First-ever housing balance report shows SF needs to better preserve below-market-rate homes

San Francisco needs to better preserve its below-market-rate housing while building more such units to meet The City’s goal of a creating one-third of new homes for low- to moderate-income buyers, according to a first-of-its-kind report released Tuesday night.

The Housing Balance Report, compiled by the Planning Department with data from 2005 to 2014, gives The City a cumulative housing balance score of 21 percent.

That level is calculated by comparing the number of units withdrawn from protection, including rent control, with the number of new homes built, along with acquisitions and housing rehabilitation projects.

The report stems from an ordinance approved by the Board of Supervisors in April requiring city planners to monitor housing units amid a major development boom in recent years. City planners will update the report twice a year to determine whether 33 percent of new housing units are below market rate, as urged by a nonbinding proposition passed by voters in 2014.

“We are doing quite well in terms of the production of new housing in The City … but what is causing the overall balance number to be lower is the loss of rent-controlled units,” said John Rahaim, director of the Planning Department.

Between 2005 and 2014, some 21,870 units were added to The City’s housing stock, of which 6,560 were below market rate, according to the report. More than half of that housing — nearly 12,940 units, including more than 3,300 at below market rate — was built in District 6, which includes the Tenderloin, South of Market, Civic Center, South Beach, Mission Bay, Rincon Hill and Treasure Island/Yerba Buena Island neighborhoods.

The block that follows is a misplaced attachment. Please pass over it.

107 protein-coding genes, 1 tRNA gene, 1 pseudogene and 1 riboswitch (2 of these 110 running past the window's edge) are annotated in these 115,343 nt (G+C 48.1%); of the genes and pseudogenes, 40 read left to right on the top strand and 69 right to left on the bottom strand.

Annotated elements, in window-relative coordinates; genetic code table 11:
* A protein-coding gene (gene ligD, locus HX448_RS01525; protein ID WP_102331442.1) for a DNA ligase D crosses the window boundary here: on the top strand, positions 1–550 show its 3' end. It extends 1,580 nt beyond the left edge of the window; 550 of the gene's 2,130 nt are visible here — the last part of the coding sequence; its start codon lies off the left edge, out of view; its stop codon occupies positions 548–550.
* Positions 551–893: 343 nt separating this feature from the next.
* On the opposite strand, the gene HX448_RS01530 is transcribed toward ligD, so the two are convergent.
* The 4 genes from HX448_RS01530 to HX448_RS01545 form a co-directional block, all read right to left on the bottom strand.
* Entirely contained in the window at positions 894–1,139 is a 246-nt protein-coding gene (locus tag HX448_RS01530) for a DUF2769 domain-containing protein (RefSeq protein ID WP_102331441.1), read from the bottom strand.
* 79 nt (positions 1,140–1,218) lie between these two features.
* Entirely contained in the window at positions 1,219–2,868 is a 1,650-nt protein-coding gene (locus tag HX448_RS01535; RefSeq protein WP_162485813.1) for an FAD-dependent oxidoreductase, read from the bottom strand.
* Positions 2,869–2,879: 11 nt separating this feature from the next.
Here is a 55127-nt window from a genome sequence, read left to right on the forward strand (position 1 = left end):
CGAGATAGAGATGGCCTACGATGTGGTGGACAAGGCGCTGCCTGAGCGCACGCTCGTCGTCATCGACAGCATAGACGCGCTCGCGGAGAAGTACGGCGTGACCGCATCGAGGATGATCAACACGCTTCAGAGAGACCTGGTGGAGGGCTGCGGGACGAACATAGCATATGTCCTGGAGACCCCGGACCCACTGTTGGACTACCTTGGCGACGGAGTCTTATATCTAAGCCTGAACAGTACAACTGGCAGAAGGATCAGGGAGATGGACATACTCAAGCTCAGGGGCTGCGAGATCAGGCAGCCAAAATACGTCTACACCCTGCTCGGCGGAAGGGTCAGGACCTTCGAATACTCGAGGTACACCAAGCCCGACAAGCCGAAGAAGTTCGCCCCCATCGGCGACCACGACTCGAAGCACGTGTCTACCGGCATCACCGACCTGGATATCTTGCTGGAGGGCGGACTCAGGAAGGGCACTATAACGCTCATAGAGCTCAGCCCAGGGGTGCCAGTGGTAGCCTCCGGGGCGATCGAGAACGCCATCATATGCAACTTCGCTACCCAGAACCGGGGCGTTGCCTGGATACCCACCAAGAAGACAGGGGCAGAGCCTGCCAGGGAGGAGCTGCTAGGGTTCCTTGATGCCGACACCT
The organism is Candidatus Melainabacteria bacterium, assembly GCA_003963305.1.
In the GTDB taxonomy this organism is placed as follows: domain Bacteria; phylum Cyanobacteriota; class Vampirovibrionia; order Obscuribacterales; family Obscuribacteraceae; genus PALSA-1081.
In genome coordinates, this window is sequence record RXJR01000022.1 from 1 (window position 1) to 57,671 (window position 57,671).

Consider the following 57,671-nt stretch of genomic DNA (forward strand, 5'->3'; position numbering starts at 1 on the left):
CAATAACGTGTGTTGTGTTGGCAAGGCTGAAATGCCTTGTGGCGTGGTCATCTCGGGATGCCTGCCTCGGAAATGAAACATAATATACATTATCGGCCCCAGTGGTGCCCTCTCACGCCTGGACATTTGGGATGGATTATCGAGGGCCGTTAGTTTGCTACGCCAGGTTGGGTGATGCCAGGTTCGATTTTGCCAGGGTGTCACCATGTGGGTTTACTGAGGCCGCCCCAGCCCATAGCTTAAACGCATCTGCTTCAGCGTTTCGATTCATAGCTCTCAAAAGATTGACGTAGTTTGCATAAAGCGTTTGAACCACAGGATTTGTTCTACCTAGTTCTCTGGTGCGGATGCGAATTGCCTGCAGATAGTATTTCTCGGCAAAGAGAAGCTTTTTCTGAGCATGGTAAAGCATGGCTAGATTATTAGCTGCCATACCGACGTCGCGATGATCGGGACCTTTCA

District 10 — which includes the Bayview-Hunters Point, Potrero Hill, Dogpatch and Visitacion Valley neighborhoods — saw the second highest number with 2,470 new units, including 1,060 at below market rate.

Additionally, the highest number of no-fault evictions occurred in districts 8 (Castro, Noe Valley and Glen Park), 9 (Mission and Bernal Heights) and 6, at 844, 688 and 641, respectively.

Of the 6,828 residential units from projects that have received site permits as of the first quarter of this year, nearly 24 percent are earmarked for below market rate, according to the report.

For advocates of below-market-rate housing, the report’s data came as no surprise.

“People in the affordable housing movement across the country have been saying for a long time preservation is important,” said Don Falk, chief executive officer of the nonprofit developer Tenderloin Neighborhood Development Corp. “This just amplifies the importance of that point.”

Falk said one solution could involve developing nonprofit-owned housing to keep such residential units at permanently below market rate.

Peter Cohen, co-director of the Council of Community Housing Organizations, noted a number of efforts are in the works that aim to increase or preserve the housing stock, including various measures expected on the November ballot.

“We need to increase the new [below-market-rate] housing development and we need to decrease the loss of existing rental housing, and that’s the way to make the math work,” Cohen said.

Meanwhile, Mayor Ed Lee on Wednesday announced The City’s purchase of a parcel at 490 South Van Ness Ave. to build at least 72 permanently below-market-rate family rental housing units. That site marks the fourth new multifamily below-market-rate housing development in the Mission to arise this year.

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